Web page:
Editor's note: In this installment of Expert Opinion, Benjamin Demoulin, PhD, Director of Cell Therapy Innovation at Cellistic, answers questions about using iPSCs in NK cell therapy development

NKs are increasingly being explored as cell therapy treatments because of their promising safety and efficacy profile. However, autologous NK treatments also have some limitations. How do you see this, and do you feel like allogeneic NK therapies are able to overcome these issues?

NK cells were first tested against cancer in the 1980’s in the form of lymphokine-activated killer cells1. Since that time, ongoing research into NK biology has improved and NK cells are generally regarded as non-toxic and safe to use in stand-alone therapies. Although the feasibility and safety of NK cell therapy has been established, there are some limitations, among which are ‘self’ recognition by inhibitory killer immunoglobulin-like (KIR) receptors on infused NK cells, blocking activation and reduction of overall anti-cancer activity, or persistence upon injections. Arming your NKs with CARs helps overcome this activation limit. CAR-NKs have been used to target a wide range of hematological malignancies and solid tumors in pre-clinical studies2, and can be generated as an “off-the-shelf”, allogeneic therapy.

An additional concern is the extensive treatment regimen patients receive prior to NK cell collection and therapy, which can impair cell expansion and function after infusion. This is a common issue with autologous cell therapies: because cell therapy is used as a final treatment option, patients receive multiple lines of chemotherapy before the hospital collects their cells for autologous therapy production. These cells are basically poisoned by the chemotherapy, causing cell exhaustion, inactivity and possible cell death. With allogeneic cell therapy, you use healthy donor cells as starting material, eliminating this risk. Of course, there is immunological consideration to avoid cell rejection. Through genome editing or creating HLA homozygous donor banks, you can help ensure that doesn’t happen.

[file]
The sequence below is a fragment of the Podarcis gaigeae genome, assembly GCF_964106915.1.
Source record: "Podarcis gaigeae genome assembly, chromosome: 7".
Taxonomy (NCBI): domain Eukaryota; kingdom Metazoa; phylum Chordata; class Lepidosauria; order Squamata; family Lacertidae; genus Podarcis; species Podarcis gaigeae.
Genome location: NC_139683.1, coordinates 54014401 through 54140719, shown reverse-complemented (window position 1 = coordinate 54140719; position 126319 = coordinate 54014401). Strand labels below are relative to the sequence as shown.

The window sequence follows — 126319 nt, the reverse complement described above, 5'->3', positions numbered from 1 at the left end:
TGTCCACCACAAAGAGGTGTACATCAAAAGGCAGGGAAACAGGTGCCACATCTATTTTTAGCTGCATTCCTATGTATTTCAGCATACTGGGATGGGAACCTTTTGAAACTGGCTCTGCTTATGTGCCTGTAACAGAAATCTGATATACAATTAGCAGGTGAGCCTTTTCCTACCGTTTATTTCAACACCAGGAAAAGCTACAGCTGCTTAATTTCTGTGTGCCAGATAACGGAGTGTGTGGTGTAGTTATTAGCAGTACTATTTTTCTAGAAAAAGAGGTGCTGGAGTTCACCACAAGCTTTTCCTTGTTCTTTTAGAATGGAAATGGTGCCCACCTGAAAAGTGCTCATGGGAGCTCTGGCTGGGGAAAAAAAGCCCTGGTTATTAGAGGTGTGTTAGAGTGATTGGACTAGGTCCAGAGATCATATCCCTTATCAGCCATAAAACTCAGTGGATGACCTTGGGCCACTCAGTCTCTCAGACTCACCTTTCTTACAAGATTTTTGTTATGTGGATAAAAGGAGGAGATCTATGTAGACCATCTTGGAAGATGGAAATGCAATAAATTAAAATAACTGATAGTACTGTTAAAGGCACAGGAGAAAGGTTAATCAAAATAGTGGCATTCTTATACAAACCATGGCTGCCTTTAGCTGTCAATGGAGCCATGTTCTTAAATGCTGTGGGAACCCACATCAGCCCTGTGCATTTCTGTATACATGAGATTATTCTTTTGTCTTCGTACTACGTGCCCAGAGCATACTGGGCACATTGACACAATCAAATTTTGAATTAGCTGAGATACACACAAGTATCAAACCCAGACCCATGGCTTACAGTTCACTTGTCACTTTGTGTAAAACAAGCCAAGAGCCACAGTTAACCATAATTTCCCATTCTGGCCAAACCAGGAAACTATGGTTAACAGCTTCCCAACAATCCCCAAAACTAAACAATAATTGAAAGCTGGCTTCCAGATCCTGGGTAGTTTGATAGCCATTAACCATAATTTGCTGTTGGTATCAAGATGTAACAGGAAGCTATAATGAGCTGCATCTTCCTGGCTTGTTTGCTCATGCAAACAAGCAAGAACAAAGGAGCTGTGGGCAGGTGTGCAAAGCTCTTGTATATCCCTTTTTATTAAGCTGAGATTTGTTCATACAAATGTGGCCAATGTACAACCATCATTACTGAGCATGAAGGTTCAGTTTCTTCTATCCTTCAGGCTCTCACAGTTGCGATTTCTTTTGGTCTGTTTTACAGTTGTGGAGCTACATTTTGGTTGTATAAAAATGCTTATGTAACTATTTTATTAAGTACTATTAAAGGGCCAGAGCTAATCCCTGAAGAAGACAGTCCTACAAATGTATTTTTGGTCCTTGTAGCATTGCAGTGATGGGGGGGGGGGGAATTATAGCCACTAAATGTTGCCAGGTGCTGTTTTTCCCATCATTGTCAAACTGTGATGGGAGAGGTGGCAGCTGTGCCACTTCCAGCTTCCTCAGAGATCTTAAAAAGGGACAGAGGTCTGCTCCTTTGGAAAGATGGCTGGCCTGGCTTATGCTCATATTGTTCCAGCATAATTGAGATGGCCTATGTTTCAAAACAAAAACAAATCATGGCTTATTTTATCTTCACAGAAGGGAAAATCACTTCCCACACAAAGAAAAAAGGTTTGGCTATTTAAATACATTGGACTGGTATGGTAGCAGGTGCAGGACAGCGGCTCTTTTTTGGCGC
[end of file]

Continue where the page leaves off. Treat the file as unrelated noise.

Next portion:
Within the NK trend, so to speak, allogeneic cell therapies seem to be on the rise, but there are some challenges to overcome. In your opinion, what is needed for allogeneic NK cell therapy to become a reality? 

This is very true. I fully believe in the allogeneic approach being the future of cell therapies in general, and more specifically, for NK cell therapy. NKs are considered safer than CAR-T, because they do not trigger GvHD. However, there are some other challenges to address. Right now, there is a lack of proven efficacy data that allogeneic NKs are equivalent to the status quo (autologous NK therapy). There is also a lack of longer-term efficacy data for allogeneic therapies in general. Filling those data gaps is only a matter of time, given the vast amount of research that is currently being done and is really exciting.